Jane Melton is Director of Engagement and Integration at 2gether NHS Foundation Trust. She has been involved in the Severn & Wye Recovery College since the beginning, supporting colleagues in developing and delivering the college. We spoke to Jane about the increasing emphasis on recovery in mental health services in the UK, and how she’s helping to support changes at the 2gether Trust.
What is your involvement in the recovery college?
Prior to the job I have now, I was a clinical director in the organisation, working alongside Anna Burhouse. So I’ve been involved with the recovery college from the start, supporting its set up and development. It’s been a joy to see how the college has flourished and inspired people. It’s been fantastic.
My background is as an occupational therapist, so the recovery college model – which helps people to help themselves – sits much more comfortably with me than more traditional medical models of mental health care.
How does the recovery college fit with the 2gether Trust’s goals?
Our organisation has really invested time and resources in thinking about how we can push forward a more socially inclusive approach for the people we support, one which enables people to fully take part in society. It’s about the whole ethos of our organisation, not just what services we offer clinically.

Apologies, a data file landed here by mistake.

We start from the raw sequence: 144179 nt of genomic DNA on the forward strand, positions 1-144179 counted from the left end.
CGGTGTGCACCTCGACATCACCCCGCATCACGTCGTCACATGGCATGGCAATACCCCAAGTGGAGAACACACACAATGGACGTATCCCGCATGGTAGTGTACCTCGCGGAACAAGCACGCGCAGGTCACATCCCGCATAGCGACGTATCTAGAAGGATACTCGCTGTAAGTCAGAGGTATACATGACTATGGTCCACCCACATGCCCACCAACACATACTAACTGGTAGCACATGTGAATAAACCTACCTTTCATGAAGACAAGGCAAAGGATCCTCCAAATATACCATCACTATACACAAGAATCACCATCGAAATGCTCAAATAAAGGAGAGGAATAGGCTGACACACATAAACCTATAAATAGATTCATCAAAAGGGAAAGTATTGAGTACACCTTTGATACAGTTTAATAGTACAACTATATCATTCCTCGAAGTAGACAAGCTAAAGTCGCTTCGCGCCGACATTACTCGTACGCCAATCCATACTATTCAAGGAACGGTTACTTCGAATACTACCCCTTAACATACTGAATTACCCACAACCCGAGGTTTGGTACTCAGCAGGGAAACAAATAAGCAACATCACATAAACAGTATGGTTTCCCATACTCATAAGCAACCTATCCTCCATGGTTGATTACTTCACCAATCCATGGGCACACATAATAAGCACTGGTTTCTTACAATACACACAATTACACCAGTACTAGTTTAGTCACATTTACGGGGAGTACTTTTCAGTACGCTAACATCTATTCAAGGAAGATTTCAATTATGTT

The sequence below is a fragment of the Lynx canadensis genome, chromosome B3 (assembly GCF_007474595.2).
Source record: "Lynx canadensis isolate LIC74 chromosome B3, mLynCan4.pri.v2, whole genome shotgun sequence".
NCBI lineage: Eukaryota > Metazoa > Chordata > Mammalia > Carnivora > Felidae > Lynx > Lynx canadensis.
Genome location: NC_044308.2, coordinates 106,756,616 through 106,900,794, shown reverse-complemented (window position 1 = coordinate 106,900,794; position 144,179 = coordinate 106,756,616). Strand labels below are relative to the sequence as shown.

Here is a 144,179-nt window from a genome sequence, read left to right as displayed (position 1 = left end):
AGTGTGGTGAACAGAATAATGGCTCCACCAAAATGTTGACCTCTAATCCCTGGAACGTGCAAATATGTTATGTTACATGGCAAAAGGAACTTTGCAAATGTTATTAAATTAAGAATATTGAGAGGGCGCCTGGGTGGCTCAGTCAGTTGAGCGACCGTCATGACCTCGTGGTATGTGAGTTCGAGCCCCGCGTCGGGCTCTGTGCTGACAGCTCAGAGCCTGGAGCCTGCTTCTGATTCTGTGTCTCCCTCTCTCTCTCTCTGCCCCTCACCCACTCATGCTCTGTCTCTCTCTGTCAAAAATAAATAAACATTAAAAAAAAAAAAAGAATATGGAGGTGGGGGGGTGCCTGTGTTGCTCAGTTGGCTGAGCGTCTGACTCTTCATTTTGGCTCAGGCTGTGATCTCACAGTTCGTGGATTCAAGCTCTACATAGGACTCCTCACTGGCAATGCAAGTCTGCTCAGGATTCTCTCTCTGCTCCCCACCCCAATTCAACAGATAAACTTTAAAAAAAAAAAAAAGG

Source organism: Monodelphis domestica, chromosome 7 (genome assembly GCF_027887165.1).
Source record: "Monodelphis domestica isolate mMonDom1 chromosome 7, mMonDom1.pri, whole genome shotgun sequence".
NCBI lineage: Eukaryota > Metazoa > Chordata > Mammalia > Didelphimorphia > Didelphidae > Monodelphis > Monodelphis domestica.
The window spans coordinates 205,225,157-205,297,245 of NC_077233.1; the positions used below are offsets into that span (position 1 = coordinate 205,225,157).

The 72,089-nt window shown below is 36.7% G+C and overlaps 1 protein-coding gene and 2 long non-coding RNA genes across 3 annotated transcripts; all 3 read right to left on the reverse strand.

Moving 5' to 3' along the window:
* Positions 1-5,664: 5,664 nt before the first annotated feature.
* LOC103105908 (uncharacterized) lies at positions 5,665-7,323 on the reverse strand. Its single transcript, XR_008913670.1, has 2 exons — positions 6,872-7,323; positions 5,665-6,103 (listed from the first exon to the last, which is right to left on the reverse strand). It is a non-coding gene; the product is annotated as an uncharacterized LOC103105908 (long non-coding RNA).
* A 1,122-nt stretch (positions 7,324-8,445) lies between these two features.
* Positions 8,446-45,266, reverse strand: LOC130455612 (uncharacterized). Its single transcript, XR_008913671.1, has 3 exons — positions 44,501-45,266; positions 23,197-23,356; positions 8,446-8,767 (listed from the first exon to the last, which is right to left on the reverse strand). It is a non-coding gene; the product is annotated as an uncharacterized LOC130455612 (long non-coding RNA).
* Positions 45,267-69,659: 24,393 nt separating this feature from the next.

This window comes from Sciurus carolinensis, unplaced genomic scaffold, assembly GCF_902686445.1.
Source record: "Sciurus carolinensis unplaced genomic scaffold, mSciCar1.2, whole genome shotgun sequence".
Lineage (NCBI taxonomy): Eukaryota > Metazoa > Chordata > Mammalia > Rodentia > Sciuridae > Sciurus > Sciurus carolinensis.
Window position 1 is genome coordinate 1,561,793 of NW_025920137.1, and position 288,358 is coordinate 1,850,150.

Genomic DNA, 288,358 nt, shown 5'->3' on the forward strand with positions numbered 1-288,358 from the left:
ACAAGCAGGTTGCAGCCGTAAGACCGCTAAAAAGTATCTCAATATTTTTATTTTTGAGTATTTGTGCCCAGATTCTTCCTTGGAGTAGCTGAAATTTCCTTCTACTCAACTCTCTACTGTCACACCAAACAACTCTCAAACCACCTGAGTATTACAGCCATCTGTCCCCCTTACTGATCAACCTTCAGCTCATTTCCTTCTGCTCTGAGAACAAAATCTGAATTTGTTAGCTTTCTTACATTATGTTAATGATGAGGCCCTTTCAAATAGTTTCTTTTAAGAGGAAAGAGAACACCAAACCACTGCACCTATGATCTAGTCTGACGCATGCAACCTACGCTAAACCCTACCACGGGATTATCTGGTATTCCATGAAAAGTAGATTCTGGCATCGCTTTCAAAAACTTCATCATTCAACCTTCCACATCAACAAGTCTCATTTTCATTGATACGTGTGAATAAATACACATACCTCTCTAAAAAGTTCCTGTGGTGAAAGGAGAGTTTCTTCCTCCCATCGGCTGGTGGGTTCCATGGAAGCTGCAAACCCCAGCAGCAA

Look at the big picture in the UK. We’re moving from an approach, 100 years ago, where we had a ‘hospital on the hill’ for people with mental health problems. People were essentially excluded from their usual communities.
The whole system of mental health care is changing. Even 30 years ago, at the start of my career, our offer to people with mental health problems was very different.
We want our organisation to be at the forefront of the shift to a much more inclusive, empowered, less stigmatised system of supporting people who experience mental health problems.
We’ve done lots of things to shift attitudes and support health professionals to think in a recovery-oriented way – but the recovery college is that extra piece that allows people to shine, and demonstrates that people can make a huge contribution alongside their experience of mental health problems.
Why do you think the recovery college has been so successful?
It sees people as students in their own recovery. At its core it’s optimistic about recovery, it has hope as a central thread. Where people are feeling hopeless, the fact that others around are supportive, have peer experiences that are openly shared – it has a nurturing, flourishing, optimistic effect. Those principles, I think, are a helpful catalyst for people.
And it has a normalising principle too. One in four of us will experience mental health problems. All of us will experience people around us with mental health problems. The college includes families, it includes staff – it’s a very levelling approach.
The other thing is it celebrates success. We’re not always very good at that. It’s easy to forget the steps that people take, which are huge leaps really.
The recovery college is really helping people to take control of their own care, supporting people while also tackling stigma about mental health and encouraging people to feel included in society. It’s been part of a really strong shift forward, which has been good for individuals – the people that we serve as an organisation, but also colleagues in the organisation – and good for the organisation in general, and the community at large.